give themselves ecological action space in how they view environmental questions and deal with everyday life If there is an expectation that women are interested in environmental issues this too can have consequences for their action space Taken together all of these factors result in differences in women s and men s patterns of travel In order to target investments most efficiently and create a sustainable system of transport it is necessary to know about the differences that exist Studies and research point to the following differences in women s and men s use of transportation 4 Modes of transportation Men use cars more often than women and women use more public transportation than men Women are more likely than men to be in the passenger seat Men have greater access to cars Of those without a driving permit 70 percent are women Travel distances Men generally travel for longer distances than women which can be partly explained by their greater access to cars Another explanation for the difference is that people in higher labour market positions travel longer distances Travel patterns A typical trip for a man is between home and work Women are more likely to make trips with multiple stops for example home preschool work shop preschool home and to drive children to school and free time activities Men take more business trips than women Timing of travel Men are most likely to travel during rush hour and for longer distances Women are more likely to travel outside the busiest times of day and to make more trips in the near vicinity Access to a car Men have greater economic might and are more likely to have a driving permit and therefore also have better opportunities for driving The situation appears to be changing as more women enter the labour market younger women are more likely to have a driving permit and a car than older women Attitudes The relationship of women and men to cars and the environment is different Women are more focused on functionality men on engine capacity and performance Men s potential to drive more is higher than women s while women are more willing to use other modes of transportation in order to reduce their own car use Factors beyond gender As can be seen from the above gender alone does not determine travel patterns Living in an urban area age and labour market position all contribute to transportation habits The group responsible for the most travel are those aged 25 54 an age group that includes a high proportion of wage earners People with higher education travel the longest distances while those with only basic education travel the shortest distances 5 Both men and women who live in rural areas drive more than those living in urban areas High income earners drive more frequently than low income earners 6 The question is whether declining gender differences will enhance other differences for example those connected to class age and ethnicity 7 Is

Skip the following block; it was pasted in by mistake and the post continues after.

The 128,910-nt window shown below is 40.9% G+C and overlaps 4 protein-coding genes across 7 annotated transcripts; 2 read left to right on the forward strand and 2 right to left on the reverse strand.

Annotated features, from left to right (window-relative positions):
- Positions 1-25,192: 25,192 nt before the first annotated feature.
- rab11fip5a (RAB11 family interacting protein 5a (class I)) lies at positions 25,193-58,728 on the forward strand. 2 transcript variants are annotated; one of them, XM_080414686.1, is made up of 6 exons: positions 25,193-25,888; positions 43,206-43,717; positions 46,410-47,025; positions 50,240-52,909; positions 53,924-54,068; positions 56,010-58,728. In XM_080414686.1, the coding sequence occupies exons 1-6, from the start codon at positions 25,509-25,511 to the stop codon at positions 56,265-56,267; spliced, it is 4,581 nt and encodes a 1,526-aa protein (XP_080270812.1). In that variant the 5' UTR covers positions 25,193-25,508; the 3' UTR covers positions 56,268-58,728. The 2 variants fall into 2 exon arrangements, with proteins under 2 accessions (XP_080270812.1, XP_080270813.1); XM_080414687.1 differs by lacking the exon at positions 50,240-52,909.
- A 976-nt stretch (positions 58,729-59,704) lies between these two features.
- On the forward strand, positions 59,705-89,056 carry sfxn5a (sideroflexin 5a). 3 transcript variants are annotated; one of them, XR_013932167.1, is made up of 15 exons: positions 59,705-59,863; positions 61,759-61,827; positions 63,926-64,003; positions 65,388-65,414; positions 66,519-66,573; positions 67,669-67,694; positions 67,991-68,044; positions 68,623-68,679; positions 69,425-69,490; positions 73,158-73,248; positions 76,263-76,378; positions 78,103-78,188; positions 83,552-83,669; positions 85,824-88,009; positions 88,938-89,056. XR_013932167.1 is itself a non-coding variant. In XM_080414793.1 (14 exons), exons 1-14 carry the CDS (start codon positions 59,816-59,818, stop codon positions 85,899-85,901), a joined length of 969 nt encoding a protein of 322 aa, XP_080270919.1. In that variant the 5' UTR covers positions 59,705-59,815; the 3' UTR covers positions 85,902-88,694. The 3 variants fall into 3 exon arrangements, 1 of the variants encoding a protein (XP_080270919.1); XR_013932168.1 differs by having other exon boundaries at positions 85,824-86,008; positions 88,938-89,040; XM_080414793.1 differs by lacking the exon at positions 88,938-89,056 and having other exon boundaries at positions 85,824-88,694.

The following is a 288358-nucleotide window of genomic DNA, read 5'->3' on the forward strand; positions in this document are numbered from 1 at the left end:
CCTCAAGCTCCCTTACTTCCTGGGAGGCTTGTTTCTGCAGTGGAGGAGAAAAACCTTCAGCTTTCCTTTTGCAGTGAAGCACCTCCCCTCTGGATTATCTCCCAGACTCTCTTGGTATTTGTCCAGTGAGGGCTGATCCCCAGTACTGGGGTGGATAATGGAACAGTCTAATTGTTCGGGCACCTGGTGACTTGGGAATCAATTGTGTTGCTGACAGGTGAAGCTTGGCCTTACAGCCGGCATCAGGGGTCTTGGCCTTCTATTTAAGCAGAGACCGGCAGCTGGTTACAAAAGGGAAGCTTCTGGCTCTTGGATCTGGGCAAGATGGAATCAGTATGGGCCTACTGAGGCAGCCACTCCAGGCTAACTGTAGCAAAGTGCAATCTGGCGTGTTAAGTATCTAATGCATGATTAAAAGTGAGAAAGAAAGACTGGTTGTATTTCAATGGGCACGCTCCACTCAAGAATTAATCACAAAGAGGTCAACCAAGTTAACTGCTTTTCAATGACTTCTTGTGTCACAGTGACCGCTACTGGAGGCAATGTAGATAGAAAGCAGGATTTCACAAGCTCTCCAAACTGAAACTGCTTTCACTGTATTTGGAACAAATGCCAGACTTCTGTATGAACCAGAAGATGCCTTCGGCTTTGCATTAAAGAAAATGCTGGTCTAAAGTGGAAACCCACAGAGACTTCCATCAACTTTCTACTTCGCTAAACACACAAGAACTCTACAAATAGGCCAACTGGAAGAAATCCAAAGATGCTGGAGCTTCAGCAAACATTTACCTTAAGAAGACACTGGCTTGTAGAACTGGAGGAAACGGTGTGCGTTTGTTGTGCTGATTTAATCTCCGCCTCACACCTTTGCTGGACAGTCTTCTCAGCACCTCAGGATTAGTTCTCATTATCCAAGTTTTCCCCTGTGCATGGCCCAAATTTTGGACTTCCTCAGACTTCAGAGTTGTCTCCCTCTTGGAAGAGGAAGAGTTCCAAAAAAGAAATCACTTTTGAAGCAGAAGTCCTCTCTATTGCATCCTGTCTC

Original URL path: http://www.equalclimate.org/en/transport/ (2016-02-09)